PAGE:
A shortage of newsprint is the last thing that News International needs in the middle of a price war, but the crisis is not confined to Wapping

Rupert Murdoch flies into Britain this week to review the newsprint crisis at News International. The worldwide shortage of the newspaper industry’s raw material has hit Murdoch’s empire hardest and print runs have been slashed. Today’s run has been cut by five per cent, or 30,000 copies, while flagship tabloid The Sun has shaved 120,000 copies, or three per cent. The Times has dropped 15,000 copies – 2.5 per cent of its circulation.

You don’t need a newsprint supply crisis in the middle of a price war. Crucially, advertising is being turned away – it is said that the News of the World had to refuse ú100,000 of ads last Sunday.

The crisis is not confined to Wapping. The Guardian has apparently had to take an austere view of its size. But News International is very exposed with tight price-war margins.

Its shares have yet to reflect such concerns – last week, they held firm around the 298p mark. But the City wilI be watching carefully to judge whether the newsprint crisis is rather more than what the company has called a “two-week drama”.

A little up river, if not upmarket, United Newspapers announ- ced pre-tax profits of ú138.2m for 1994, a marginal increase from ú137.7m in 1993. Turnover increased from ú908m to ú1.01bn.

The City is looking for profits of about ú155m for this year, but a prospective profit/earnings ratio of 12 puts United at a discount to the media sector, reflecting concerns about dependence on mature newspaper markets. The company announced last week that it is to change its name to United News & Media. If that implies a move into the New Media and a possible disposal of newspapers, then the City might be about to get what it wants.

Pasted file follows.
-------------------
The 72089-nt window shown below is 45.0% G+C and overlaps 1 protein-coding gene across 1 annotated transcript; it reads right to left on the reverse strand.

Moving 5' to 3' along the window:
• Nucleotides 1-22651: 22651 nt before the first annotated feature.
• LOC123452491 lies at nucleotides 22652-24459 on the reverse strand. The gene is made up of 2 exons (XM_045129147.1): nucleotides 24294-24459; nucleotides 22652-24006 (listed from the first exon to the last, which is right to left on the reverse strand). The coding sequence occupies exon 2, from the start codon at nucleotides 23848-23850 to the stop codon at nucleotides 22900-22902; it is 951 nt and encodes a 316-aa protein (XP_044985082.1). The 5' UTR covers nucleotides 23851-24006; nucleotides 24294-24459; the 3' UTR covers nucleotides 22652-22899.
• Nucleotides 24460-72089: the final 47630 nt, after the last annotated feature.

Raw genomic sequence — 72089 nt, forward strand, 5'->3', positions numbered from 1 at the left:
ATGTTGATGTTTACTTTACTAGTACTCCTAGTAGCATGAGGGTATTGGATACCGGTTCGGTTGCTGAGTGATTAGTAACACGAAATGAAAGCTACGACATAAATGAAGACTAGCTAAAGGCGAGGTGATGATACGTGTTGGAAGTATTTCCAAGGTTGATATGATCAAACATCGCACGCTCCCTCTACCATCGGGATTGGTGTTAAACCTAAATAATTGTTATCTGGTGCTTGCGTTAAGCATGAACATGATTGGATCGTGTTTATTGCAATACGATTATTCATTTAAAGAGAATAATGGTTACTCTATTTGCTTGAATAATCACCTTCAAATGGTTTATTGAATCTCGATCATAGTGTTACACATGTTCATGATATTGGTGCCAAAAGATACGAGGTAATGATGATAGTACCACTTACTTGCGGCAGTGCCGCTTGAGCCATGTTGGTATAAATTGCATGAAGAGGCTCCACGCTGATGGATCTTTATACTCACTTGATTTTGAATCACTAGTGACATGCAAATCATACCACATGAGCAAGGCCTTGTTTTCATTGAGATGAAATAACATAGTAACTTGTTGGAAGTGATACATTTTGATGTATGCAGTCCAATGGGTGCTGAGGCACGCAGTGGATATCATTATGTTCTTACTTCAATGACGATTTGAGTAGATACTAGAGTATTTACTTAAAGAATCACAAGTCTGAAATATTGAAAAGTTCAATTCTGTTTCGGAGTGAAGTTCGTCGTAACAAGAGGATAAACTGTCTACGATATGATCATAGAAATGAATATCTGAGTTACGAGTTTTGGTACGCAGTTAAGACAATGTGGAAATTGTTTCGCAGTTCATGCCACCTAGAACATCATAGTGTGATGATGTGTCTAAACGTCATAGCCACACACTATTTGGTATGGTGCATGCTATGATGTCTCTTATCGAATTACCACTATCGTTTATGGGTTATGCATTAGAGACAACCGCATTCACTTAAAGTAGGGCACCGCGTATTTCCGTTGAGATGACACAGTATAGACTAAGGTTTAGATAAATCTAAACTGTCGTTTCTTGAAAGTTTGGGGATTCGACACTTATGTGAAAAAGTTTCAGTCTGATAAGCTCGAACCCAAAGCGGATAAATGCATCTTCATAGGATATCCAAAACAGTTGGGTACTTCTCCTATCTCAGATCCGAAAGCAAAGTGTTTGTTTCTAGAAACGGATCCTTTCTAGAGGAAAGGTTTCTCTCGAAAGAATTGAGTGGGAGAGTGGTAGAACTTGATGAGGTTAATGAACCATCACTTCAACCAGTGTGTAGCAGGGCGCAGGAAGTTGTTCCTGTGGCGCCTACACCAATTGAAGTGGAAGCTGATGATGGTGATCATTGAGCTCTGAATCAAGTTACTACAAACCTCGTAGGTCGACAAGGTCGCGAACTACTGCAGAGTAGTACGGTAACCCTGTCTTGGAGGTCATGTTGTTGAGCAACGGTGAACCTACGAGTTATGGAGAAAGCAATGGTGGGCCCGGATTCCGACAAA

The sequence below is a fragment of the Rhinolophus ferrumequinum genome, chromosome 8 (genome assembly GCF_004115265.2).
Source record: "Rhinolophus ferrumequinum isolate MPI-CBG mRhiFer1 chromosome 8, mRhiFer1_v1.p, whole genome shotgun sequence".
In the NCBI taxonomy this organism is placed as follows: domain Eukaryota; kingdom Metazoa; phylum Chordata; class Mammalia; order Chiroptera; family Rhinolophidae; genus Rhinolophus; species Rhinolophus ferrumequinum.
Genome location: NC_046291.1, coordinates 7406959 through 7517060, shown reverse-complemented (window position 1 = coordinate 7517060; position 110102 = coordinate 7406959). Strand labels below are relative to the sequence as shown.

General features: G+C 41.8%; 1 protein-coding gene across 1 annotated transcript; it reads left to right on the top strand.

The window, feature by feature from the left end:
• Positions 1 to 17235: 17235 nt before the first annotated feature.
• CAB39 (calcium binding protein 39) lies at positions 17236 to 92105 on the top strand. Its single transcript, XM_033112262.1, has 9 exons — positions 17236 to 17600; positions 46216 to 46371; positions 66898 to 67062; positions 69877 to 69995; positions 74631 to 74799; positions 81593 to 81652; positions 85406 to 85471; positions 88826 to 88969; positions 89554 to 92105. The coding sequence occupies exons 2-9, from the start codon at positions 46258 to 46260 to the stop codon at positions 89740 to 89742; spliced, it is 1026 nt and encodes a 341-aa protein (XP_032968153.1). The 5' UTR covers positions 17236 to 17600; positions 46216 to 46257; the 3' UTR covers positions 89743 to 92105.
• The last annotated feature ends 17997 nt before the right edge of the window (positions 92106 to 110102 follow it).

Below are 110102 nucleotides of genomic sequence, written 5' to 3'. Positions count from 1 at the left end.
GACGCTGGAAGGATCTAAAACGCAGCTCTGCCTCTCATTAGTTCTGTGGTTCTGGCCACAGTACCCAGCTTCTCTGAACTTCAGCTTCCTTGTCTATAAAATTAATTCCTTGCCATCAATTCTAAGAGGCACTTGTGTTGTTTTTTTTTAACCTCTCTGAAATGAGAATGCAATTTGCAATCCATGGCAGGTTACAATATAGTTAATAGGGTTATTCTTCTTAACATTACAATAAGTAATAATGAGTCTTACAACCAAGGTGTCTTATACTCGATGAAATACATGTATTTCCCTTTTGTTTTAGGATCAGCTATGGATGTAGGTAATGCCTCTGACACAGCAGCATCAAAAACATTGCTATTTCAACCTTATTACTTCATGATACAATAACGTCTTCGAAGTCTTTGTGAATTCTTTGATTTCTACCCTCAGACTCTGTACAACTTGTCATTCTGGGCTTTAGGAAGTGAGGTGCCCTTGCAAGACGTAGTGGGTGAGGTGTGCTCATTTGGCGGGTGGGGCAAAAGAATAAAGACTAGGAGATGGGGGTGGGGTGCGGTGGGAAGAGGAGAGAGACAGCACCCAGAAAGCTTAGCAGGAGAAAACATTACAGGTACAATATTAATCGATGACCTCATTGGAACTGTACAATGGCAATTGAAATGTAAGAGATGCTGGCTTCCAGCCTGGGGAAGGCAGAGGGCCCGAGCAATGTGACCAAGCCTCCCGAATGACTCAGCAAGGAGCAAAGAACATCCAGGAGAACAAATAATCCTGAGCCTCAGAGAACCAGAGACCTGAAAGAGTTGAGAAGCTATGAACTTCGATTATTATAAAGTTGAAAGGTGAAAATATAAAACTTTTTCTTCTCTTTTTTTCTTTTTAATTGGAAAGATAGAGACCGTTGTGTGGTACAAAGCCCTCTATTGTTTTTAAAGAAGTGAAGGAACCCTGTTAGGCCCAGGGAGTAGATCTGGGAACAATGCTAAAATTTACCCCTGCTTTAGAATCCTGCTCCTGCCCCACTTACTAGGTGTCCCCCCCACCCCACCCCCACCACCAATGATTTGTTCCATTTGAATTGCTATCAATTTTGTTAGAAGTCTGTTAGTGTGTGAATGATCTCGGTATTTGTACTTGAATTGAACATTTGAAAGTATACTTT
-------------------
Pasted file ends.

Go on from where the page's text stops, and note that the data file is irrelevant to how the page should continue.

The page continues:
As for the New Media, French-owned General Cable last week moved towards its long-awaited flotation, with an announcement that it intends to raise more than ú200m in a simultaneous issue on Nasdaq and the London exchange.

To date, cable companies have favoured Nasdaq, leaving TeleWest the only cable com- pany listed in London and consequently enjoying a higher rating.

Meanwhile, older media interests at The Telegraph continue to cut their corporate links with the City. Conrad Black’s newspaper combine – not known, incidentally, to be short of newsprint – has sold its minority stake in Carlton Communications.

As cable concerns grow on the London market, some newspapers, at least, are quietly taking their leave.

George Pitcher is joint managing director of media consultancy Luther Pendragon.

Latest from Marketing Week

NOT REGISTERED? IT'S FREE, QUICK AND EASY!

Access Marketing Week’s wealth of insight, analysis and opinion that will help you do your job better.

Register and receive the best content from the only UK title 100% dedicated to serving marketers' needs.

We’ll ask you just a few questions about what you do and where you work. The more we know about our visitors, the better and more relevant content we can provide for them. And, yes, knowing our audience better helps us find commercial partners too. Don't worry, we won't share your information with other parties, unless you give us permission to do so.

Register now

THE BEST CONTENT

Our award winning editorial team (PPA Digital Brand of the Year) ask the big questions about the biggest issues on everything from strategy through to execution to help you navigate the fast moving modern marketing landscape.

THE BIGGEST ISSUES

From the opportunities and challenges of emerging technology to the need for greater effectiveness, from the challenge of measurement to building a marketing team fit for the future, we are your guide.

PERSONAL AND PROFESSIONAL DEVELOPMENT

Information, inspiration and advice from the marketing world and beyond that will help you develop as a marketer and as a leader.

Having problems?

Contact us on +44 (0)20 7292 3711 or email subscriptions@marketingweek.com

If you are looking for our Jobs site, please click here